Eduard Buchner

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Buchner, Eduard

(ā`do͞oärt bo͞okh`nər), 1860–1917, German chemist. He taught at Berlin, Breslau, and, from 1911, at Würzburg. He discovered (1896) that alcoholic fermentation of sugars is caused by yeast enzymes and not by the yeast cells themselves. Zymase, part of the enzyme system causing fermentation, was discovered by him in 1903. For this work he received the 1907 Nobel Prize in Chemistry.
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The following article is from The Great Soviet Encyclopedia (1979). It might be outdated or ideologically biased.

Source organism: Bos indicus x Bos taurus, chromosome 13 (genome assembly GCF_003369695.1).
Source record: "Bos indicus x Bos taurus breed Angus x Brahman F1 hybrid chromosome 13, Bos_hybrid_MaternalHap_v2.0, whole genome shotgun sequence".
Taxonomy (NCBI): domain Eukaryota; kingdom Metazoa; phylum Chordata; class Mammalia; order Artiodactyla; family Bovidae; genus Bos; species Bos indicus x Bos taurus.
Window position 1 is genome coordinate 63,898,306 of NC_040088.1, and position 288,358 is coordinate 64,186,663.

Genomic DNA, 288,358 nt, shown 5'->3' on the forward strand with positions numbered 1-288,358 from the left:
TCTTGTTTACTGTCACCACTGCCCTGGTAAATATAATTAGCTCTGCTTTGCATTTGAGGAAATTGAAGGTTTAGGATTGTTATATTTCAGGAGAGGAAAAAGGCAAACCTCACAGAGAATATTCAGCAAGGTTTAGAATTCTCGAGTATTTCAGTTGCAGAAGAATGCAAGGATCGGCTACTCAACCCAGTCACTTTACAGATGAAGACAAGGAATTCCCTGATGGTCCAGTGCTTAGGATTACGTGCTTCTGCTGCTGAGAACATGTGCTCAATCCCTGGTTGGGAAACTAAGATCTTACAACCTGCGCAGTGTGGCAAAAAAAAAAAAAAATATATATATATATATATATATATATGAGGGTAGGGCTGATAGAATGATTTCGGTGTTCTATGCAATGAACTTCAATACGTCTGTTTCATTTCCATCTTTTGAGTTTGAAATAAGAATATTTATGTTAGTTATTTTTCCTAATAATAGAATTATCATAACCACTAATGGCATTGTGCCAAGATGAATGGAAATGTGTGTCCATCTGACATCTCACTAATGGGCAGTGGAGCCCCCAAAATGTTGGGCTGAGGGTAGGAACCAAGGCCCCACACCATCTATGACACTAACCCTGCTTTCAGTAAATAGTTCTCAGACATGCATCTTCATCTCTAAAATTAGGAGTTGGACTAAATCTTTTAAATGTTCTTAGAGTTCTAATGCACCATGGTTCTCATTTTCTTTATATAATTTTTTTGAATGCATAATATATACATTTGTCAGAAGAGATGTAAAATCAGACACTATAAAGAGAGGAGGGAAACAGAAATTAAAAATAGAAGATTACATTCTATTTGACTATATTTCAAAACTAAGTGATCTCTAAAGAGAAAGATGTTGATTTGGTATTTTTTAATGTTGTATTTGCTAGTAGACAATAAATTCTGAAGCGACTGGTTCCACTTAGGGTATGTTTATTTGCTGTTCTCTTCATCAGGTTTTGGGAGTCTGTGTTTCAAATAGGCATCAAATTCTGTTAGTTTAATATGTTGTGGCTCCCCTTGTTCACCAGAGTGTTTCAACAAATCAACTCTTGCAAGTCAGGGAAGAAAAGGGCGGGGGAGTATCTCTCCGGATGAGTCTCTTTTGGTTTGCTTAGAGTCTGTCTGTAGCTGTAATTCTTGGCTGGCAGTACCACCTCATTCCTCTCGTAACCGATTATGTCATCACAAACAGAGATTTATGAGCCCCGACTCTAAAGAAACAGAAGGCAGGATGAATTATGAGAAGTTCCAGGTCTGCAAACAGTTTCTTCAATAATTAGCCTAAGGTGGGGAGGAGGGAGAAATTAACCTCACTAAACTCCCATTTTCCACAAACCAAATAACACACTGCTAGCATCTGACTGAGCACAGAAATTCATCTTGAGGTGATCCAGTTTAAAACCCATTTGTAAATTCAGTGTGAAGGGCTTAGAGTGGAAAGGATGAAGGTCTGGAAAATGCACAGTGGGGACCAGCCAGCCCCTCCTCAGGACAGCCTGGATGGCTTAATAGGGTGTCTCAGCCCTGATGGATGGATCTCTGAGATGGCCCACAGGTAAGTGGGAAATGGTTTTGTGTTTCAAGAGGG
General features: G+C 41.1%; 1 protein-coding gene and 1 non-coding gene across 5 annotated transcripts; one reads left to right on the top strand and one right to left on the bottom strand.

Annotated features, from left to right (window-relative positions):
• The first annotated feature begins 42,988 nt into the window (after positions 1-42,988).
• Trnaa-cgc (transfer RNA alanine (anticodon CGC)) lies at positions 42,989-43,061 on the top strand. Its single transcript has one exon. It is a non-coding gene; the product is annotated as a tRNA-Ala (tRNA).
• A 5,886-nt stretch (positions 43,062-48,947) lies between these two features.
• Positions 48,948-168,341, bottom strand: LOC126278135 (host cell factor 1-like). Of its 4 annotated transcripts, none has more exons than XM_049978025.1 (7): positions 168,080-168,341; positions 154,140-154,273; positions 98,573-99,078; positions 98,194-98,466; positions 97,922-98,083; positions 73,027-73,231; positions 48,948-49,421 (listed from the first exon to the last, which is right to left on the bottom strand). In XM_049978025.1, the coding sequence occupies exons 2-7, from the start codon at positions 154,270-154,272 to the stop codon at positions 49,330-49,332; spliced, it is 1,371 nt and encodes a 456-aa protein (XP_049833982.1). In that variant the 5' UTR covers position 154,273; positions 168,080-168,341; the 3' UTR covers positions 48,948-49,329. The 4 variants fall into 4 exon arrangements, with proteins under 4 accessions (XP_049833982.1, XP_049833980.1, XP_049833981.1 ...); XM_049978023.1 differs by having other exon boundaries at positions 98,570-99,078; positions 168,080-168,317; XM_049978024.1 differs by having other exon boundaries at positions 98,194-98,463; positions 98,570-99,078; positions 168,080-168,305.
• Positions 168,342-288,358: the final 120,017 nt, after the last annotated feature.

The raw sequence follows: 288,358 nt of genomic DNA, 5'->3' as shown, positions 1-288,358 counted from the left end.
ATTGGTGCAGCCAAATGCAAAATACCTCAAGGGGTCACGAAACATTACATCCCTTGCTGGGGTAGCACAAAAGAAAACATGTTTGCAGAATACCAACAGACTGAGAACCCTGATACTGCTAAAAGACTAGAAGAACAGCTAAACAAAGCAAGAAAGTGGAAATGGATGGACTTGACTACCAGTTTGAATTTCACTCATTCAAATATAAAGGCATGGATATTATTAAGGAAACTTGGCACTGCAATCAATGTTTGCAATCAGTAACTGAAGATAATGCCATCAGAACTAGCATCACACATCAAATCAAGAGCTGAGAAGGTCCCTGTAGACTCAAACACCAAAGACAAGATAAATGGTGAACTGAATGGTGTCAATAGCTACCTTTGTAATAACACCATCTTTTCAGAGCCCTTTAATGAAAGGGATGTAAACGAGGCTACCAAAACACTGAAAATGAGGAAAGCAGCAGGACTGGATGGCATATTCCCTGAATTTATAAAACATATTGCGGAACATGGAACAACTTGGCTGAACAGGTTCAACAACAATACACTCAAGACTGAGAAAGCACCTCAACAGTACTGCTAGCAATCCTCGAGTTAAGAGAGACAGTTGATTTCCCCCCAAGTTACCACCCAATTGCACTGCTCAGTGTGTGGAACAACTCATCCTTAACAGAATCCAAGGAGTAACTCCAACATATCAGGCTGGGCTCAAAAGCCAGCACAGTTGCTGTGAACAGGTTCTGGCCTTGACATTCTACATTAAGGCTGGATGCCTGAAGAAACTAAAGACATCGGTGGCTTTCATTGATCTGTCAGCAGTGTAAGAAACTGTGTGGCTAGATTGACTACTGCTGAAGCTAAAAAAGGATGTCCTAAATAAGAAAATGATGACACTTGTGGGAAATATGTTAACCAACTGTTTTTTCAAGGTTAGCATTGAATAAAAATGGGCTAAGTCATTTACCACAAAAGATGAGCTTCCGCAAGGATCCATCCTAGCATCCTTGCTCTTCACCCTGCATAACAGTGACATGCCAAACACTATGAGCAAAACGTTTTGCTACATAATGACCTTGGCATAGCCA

Buchner, Eduard

 

Born May 20, 1860, in Munich; died Aug. 13, 1917, in Focşani, Rumania. German chemist; worked with A. Baeyer.

From 1893 to 1911, Buchner was a professor in Kiel, Berlin, Breslau (Wrocńaw), and Würzburg. He discovered pyrazole in 1889. In 1897, using compression, he obtained from yeast a juice that contains no living cells but is able to stimulate vigorous fermentation. In this same way a juice that stimulates lactic and acetic fermentation was later obtained from other organisms. These works showed that fermentation can take place without the participation of lower organisms. Buchner won the Nobel Prize in 1907.

REFERENCE

Hjelt, E. Istoriia organicheskoi khimii s drevneishikh vremen do nastoiashchego vremeni. Kiev-Kharkov, 1937. (Translated from German.)
The Great Soviet Encyclopedia, 3rd Edition (1970-1979). © 2010 The Gale Group, Inc. All rights reserved.
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